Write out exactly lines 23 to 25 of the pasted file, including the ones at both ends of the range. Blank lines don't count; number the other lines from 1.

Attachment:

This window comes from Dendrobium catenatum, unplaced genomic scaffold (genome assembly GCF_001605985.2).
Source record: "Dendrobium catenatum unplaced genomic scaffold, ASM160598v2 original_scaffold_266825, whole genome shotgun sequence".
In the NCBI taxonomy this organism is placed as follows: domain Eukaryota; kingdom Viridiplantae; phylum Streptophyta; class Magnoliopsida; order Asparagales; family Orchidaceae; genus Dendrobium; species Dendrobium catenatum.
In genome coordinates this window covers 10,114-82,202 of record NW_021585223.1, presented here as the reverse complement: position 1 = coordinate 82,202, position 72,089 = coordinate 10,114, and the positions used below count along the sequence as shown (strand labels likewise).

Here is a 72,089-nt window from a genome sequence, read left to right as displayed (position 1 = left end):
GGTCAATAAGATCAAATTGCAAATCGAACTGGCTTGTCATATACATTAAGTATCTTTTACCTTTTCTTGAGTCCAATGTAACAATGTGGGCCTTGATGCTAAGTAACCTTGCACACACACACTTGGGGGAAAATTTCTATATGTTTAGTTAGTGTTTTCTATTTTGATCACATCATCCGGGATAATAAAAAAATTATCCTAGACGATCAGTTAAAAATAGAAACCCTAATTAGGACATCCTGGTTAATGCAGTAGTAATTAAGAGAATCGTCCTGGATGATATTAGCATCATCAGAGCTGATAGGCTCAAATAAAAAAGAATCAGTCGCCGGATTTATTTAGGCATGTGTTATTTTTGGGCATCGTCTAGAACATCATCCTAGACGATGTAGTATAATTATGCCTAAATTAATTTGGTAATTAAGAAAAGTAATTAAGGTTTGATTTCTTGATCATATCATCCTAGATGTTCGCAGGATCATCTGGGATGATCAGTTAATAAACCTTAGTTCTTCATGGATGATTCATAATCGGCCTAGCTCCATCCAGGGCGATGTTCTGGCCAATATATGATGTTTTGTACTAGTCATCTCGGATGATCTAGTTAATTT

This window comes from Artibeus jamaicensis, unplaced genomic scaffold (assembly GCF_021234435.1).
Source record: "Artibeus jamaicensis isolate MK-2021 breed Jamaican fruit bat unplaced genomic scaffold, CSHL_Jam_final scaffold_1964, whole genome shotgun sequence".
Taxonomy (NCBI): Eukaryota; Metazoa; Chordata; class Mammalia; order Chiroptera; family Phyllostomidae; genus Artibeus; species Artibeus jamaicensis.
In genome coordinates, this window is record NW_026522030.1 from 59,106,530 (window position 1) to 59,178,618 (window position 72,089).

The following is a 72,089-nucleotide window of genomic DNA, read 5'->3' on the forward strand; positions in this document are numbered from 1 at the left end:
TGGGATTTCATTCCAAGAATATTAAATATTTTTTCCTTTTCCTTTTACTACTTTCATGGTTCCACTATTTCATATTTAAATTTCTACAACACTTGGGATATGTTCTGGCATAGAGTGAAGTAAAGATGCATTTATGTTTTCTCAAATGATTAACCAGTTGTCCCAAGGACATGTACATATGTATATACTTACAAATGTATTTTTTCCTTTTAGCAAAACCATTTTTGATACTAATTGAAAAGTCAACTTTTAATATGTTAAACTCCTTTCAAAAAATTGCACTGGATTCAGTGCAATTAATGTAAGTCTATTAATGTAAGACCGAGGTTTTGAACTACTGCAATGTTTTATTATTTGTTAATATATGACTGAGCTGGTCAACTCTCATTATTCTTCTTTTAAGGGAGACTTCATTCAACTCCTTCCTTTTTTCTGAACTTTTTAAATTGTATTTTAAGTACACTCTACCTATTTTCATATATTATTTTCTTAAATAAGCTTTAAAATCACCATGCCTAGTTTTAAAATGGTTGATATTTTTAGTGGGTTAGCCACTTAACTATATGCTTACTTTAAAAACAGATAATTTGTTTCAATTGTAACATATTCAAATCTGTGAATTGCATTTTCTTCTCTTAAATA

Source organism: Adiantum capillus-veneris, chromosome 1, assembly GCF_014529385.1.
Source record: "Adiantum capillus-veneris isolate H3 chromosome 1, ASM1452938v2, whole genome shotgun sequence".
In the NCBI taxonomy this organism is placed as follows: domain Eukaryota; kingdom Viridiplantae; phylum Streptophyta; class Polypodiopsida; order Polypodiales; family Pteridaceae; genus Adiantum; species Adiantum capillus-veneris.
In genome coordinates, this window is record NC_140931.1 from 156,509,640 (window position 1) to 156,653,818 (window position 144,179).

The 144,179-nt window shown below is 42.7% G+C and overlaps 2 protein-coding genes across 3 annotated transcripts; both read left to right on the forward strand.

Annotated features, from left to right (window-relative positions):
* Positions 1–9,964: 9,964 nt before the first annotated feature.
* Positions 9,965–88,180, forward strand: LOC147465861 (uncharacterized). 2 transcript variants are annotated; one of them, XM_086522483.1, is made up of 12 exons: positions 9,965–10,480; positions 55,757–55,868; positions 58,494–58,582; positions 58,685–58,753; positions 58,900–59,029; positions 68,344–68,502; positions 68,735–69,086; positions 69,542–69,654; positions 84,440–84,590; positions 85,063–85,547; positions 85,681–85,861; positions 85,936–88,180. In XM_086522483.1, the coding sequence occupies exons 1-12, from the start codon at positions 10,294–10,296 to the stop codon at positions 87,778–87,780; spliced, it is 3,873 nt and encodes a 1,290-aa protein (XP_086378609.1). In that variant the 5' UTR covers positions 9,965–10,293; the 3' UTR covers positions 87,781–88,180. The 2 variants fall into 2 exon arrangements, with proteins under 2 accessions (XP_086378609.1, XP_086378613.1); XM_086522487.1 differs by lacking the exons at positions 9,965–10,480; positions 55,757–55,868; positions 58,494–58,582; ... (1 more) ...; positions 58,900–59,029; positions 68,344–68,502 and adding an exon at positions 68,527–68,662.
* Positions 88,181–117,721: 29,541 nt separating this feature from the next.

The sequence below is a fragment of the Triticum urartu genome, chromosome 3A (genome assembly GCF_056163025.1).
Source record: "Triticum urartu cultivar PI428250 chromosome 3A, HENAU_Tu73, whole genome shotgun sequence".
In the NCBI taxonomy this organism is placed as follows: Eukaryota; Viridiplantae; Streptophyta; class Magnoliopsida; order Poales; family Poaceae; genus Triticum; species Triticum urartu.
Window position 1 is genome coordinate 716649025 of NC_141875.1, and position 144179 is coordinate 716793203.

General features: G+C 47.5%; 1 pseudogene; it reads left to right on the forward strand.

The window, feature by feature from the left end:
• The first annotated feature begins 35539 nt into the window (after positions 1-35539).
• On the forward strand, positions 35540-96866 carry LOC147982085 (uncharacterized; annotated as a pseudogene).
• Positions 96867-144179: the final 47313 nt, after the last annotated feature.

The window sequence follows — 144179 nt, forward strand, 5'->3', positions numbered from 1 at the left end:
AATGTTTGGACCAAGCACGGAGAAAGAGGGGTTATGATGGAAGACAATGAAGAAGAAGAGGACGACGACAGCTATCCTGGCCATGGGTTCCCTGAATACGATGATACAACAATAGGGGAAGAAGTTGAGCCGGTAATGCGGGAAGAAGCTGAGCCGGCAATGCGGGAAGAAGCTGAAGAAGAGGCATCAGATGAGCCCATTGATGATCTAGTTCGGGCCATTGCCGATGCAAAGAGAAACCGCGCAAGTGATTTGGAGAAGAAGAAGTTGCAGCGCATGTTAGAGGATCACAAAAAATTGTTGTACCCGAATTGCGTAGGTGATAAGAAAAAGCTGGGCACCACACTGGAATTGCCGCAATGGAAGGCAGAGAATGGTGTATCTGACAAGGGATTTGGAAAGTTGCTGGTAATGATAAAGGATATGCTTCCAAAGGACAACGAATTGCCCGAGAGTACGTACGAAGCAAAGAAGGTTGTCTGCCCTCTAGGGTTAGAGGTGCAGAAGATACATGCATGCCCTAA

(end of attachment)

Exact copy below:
Source record: "Triticum urartu cultivar PI428250 chromosome 3A, HENAU_Tu73, whole genome shotgun sequence".
In the NCBI taxonomy this organism is placed as follows: Eukaryota; Viridiplantae; Streptophyta; class Magnoliopsida; order Poales; family Poaceae; genus Triticum; species Triticum urartu.
Window position 1 is genome coordinate 716649025 of NC_141875.1, and position 144179 is coordinate 716793203.